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Swati Saurin Shah Versus Income Tax Officer - Ward 5 (2) (4) Or His Successor

[2016] 386 ITR 256 - Reopening of assessment - petitioner had produced misguiding valuation report of the Registered Valuer which resulted in under-assessment of long term capital gain - Held that:- On a perusal of the reasons recorded for reopening the assessment, it is amply clear that the only reason for stating that the assessee had submitted an incorrect/misguiding valuation report is that the Assessing Officer in the case of the co-owner did not accept such report. In the case of the petit .....

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ble material for the purpose of reopening the assessment under section 147. In the opinion of this court, the fact that the Assessing Officer in the case of the petitioner accepted the valuation report, whereas another Assessing Officer, in the case of the co-owner took a different view and did not accept the valuation of the Registered Valuer which resulted in assessment of higher income, would not constitute fresh tangible material to reopen the assessment. The view taken by the Assessing Offi .....

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he ground for reopening is that according to the Assessing Officer the assessee is entitled to deduction of only ₹ 50,00,000/- under section 54EC of the Act and that against the decision of the Tribunal in the above case, an appeal is pending consideration before the High Court. Thus, it appears that the present Assessing Officer now believes that the Assessing Officer who had framed the assessment under section 143(3) of the Act had made a mistake in allowing deduction in excess of ₹ .....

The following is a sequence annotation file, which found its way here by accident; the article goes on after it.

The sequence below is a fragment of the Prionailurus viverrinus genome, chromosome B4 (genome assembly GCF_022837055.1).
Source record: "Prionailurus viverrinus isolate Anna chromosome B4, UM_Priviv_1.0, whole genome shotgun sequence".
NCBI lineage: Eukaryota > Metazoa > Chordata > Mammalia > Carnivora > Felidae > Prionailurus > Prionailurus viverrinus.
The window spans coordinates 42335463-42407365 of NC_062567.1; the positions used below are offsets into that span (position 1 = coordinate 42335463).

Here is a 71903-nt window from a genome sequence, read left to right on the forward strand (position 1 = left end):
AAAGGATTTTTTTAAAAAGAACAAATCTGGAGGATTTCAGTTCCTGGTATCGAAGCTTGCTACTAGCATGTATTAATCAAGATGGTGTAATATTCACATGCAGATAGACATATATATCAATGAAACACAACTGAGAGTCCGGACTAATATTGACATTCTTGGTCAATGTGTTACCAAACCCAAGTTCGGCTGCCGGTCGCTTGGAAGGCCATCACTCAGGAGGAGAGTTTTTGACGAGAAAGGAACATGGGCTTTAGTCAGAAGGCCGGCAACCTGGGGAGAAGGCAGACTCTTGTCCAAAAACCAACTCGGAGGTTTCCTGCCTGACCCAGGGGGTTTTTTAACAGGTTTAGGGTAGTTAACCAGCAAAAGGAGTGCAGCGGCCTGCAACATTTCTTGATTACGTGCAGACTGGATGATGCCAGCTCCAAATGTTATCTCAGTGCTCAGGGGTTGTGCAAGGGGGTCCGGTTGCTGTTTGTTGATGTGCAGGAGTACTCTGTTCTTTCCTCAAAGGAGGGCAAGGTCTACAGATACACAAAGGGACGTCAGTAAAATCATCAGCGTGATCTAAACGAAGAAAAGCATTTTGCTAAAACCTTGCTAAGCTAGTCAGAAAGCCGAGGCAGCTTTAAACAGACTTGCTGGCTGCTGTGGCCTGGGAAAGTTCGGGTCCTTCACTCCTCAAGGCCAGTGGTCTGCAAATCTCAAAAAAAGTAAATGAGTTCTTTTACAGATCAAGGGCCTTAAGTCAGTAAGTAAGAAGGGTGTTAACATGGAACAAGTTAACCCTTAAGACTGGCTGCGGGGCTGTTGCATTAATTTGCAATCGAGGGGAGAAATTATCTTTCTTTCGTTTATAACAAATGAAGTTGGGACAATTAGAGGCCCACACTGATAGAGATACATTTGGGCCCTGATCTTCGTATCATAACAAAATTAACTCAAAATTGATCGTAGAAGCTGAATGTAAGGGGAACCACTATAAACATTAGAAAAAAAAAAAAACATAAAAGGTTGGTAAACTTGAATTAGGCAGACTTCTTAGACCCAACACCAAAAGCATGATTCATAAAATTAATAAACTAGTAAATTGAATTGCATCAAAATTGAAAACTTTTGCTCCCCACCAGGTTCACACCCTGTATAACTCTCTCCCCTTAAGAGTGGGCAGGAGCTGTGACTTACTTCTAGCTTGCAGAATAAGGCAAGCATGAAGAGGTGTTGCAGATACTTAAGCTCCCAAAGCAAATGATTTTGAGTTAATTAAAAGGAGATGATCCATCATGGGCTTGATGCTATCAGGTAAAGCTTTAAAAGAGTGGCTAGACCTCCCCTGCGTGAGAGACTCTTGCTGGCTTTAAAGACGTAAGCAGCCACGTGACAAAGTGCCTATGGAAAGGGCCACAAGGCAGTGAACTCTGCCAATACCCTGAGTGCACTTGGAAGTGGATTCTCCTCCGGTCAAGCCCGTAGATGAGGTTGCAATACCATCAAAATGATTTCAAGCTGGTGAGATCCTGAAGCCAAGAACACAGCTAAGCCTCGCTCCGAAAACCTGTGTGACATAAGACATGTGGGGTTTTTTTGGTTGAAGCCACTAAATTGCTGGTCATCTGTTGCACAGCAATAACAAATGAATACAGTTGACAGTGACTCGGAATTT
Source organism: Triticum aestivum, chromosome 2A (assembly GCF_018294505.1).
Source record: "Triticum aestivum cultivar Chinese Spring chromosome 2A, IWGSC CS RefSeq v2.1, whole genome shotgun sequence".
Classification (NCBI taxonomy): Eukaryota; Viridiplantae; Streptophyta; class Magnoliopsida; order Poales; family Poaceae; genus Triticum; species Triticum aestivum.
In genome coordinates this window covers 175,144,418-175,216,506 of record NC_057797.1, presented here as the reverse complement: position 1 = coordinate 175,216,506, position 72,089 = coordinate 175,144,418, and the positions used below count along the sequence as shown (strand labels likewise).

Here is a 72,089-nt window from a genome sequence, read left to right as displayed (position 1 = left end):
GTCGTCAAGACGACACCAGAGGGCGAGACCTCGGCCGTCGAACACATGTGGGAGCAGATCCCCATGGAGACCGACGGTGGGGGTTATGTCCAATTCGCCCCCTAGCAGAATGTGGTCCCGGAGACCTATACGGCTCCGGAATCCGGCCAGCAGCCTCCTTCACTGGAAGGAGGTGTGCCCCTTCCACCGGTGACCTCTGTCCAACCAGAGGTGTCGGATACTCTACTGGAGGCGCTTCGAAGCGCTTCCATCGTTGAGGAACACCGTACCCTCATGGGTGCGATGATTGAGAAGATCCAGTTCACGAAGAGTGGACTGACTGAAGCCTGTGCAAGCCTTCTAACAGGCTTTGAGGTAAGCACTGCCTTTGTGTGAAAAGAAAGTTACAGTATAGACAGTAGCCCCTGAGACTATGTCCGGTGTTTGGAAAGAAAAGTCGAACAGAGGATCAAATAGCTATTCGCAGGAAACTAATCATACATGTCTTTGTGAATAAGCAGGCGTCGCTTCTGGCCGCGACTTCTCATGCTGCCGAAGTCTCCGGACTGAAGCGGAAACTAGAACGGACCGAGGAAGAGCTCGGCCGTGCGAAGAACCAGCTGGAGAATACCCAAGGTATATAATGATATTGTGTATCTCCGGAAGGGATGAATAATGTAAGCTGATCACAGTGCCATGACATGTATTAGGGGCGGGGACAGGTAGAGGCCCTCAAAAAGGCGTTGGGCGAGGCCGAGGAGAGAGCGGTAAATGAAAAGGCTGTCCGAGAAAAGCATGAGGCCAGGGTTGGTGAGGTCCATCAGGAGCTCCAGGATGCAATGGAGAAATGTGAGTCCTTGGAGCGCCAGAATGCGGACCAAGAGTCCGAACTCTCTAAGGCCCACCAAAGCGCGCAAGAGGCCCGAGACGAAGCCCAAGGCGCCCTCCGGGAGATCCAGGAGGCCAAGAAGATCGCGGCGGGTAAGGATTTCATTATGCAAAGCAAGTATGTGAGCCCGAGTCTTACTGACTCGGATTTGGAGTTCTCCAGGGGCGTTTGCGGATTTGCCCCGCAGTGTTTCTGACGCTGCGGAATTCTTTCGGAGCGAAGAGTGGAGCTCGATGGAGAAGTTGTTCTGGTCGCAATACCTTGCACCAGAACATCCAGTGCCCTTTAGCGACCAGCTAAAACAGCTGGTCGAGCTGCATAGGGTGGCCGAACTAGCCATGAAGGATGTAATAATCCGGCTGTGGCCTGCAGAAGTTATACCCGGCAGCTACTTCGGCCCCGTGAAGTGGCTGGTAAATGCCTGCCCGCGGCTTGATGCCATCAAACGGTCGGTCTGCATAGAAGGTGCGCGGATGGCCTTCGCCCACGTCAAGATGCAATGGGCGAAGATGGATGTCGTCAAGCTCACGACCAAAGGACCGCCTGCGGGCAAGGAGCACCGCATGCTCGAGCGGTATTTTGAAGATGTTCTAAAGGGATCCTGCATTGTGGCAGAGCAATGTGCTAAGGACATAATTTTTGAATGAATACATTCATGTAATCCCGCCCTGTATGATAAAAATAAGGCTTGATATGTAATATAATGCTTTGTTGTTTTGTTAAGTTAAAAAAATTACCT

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he purpose of correcting a mistake. In effect and substance, therefore, the present Assessing Officer wants to sit in appeal over the decision of his predecessor Assessing Officer, who has examined the claim and allowed the claim of deduction of ₹ 81,00,000/- under section 54EC of the Act, on the ground that the assessee was eligible for deduction only to the extent of ₹ 50,00,000/- for the year under consideration. Thus, the reopening of assessment is not sustainable on either of th .....

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as "the Act") seeking to reopen the assessment of the petitioner for assessment year 2011-12. 2. The petitioner is an individual and derives income by way of rented property, capital gains and income from other sources and is regularly assessed to income tax. The petitioner filed her return of income for assessment year 2011-12 on 06.09.2011 declaring total income of ₹ 9,00,460/-, which inter alia included long term capital gain on sale of one-half share in Banker s bungalow, Pr .....

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called for the details/clarifications relating to long term capital gain shown in respect of the said bungalow. It is the case of the petitioner that in response thereto, she had submitted complete details by a reply dated 08.10.2013 and thereafter, from time to time, as and when called for. The details so provided included a valuation report of the property in question as on 01.04.1981 prepared by a Registered Valuer Shri Induprasad C. Patel, allotment advice in respect of capital gain bond of .....

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ioner for assessment year 2011-12. In response to the notice, the petitioner filed a letter dated 25.03.2015 asking the Assessing Officer to treat the original return of income filed on 06.09.2011 as her return of income in response to the impugned notice and also requested for a copy of reasons recorded for reopening the assessment. By a letter dated 30.04.2015, a copy of the reasons recorded on 19.03.2015 came to be furnished to the petitioner. The petitioner, thereafter, submitted her objecti .....